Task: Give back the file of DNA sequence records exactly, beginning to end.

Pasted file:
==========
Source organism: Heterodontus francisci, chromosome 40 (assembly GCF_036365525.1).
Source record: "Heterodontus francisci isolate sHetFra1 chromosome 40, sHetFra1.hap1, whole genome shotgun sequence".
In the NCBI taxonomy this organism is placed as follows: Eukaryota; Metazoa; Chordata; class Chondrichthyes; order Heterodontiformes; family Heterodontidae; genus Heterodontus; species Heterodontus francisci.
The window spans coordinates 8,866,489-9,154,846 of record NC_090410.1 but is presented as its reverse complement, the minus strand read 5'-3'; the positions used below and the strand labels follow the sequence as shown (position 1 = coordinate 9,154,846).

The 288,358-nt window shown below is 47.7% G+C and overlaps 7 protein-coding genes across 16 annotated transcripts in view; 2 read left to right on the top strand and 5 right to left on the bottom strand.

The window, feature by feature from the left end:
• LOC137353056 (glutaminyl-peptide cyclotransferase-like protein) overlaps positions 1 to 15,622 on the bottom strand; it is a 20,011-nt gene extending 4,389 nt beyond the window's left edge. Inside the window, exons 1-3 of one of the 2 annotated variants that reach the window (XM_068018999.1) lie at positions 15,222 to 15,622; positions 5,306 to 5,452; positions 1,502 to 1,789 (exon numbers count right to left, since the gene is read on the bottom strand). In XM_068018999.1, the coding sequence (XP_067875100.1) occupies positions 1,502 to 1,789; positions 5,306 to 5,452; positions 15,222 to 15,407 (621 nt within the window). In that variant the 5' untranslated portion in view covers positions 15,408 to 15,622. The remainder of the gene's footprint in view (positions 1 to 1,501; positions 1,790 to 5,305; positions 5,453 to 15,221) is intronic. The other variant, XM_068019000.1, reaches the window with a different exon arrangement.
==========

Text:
Source organism: Heterodontus francisci, chromosome 40 (assembly GCF_036365525.1).
Source record: "Heterodontus francisci isolate sHetFra1 chromosome 40, sHetFra1.hap1, whole genome shotgun sequence".
In the NCBI taxonomy this organism is placed as follows: Eukaryota; Metazoa; Chordata; class Chondrichthyes; order Heterodontiformes; family Heterodontidae; genus Heterodontus; species Heterodontus francisci.
The window spans coordinates 8,866,489-9,154,846 of record NC_090410.1 but is presented as its reverse complement, the minus strand read 5'-3'; the positions used below and the strand labels follow the sequence as shown (position 1 = coordinate 9,154,846).

The 288,358-nt window shown below is 47.7% G+C and overlaps 7 protein-coding genes across 16 annotated transcripts in view; 2 read left to right on the top strand and 5 right to left on the bottom strand.

The window, feature by feature from the left end:
• LOC137353056 (glutaminyl-peptide cyclotransferase-like protein) overlaps positions 1 to 15,622 on the bottom strand; it is a 20,011-nt gene extending 4,389 nt beyond the window's left edge. Inside the window, exons 1-3 of one of the 2 annotated variants that reach the window (XM_068018999.1) lie at positions 15,222 to 15,622; positions 5,306 to 5,452; positions 1,502 to 1,789 (exon numbers count right to left, since the gene is read on the bottom strand). In XM_068018999.1, the coding sequence (XP_067875100.1) occupies positions 1,502 to 1,789; positions 5,306 to 5,452; positions 15,222 to 15,407 (621 nt within the window). In that variant the 5' untranslated portion in view covers positions 15,408 to 15,622. The remainder of the gene's footprint in view (positions 1 to 1,501; positions 1,790 to 5,305; positions 5,453 to 15,221) is intronic. The other variant, XM_068019000.1, reaches the window with a different exon arrangement.